When there is volatility in the markets and the economic outlook is uncertain – as has been the case for much of 2020 – people naturally seek financial advice.
However, Sarah Waring, client and proposition director of Quilter’s national advice business, warns the industry faces a recruitment crisis, with the number of advisers leaving the industry far outpacing the number of advisers who are entering it. She adds that, over the short term the need and demand for advice is likely to keep rising.
Ms Waring says: “Some of the scarier predictions state that 10 per cent of the current crop of advisers could be leaving the profession each year over the next three to four years, amounting to a loss of over 7,000 advisers.”
As a result, she says the financial advice community needs to think carefully about ways it can attract more talent into the industry to help plug the hole.
And this is at a time when, like many other companies, Quilter Financial Planning – which came top in FTAdviser’s Top 100 Financial Advisers last year – will be assessing its response to the Covid-19 crisis.
While recruiting more people into the industry is going to be the best solution to increasing adviser numbers, Ms Waring says she strongly believes the industry must also look to technology to help those advisers still in the industry cope with the increase in demand.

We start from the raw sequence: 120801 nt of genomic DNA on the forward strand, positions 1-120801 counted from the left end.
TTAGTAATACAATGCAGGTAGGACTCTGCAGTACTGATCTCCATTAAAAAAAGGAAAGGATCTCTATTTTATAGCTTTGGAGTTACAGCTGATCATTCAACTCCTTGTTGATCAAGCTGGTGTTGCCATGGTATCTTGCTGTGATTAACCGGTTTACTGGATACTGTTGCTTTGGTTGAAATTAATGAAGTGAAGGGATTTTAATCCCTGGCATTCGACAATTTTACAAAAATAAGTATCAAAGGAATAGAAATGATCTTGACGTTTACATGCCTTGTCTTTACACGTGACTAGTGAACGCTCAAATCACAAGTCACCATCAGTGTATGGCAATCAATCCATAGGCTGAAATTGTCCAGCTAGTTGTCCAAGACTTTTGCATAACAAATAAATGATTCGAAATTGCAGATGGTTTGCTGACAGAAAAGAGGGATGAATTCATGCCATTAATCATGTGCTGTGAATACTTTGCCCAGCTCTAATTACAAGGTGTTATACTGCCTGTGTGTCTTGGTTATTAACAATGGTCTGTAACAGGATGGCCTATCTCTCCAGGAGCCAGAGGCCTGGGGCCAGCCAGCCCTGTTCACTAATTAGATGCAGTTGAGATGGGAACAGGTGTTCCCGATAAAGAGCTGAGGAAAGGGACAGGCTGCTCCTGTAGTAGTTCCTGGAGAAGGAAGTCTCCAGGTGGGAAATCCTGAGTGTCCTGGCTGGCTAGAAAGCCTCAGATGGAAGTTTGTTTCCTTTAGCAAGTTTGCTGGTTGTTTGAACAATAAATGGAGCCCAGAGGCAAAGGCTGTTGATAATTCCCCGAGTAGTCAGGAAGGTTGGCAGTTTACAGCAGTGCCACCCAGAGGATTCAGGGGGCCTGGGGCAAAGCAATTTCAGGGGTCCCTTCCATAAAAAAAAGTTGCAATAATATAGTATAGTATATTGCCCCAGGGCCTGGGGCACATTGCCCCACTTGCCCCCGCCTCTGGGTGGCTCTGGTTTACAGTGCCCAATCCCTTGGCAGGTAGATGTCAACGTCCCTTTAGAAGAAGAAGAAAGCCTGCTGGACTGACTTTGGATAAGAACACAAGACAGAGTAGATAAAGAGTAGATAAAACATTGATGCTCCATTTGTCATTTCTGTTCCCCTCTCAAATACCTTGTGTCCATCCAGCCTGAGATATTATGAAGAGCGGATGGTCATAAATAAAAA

She adds: “Technology will therefore need to help improve advisers’ efficiency. Some obvious areas where technology could help is to do with the delivery of ongoing service requirements and the implementation of advice recommendations.
“Ultimately, we may get to a point where the tech is sophisticated enough to do an initial fact-find and produce a first recommendation, which in turn gives advisers more time to focus on life coaching and the aspects of financial advice, which will never be able to be replicated by a machine.”
Saying that, she adds that improvements in tech will place additional pressure on advisers to exhibit the personal value that they bring to each client.
Clients will come to expect more personalisation, as they may feel that generic algorithms may satiate their needs, unless the bespoke service from an adviser truly gives them that personal service they are after. This will put an additional spotlight on the value of advice and, in turn, the fees charged.
Ms Waring says: “The financial advice profession will adapt to any changes as it has shown it can do time and time again. However, it is likely that it will be more focused on the planning aspect as this will be where advisers can fully showcase their value.”
The coronavirus crisis has not only affected the markets and consumer confidence, but it has also impacted the way people work.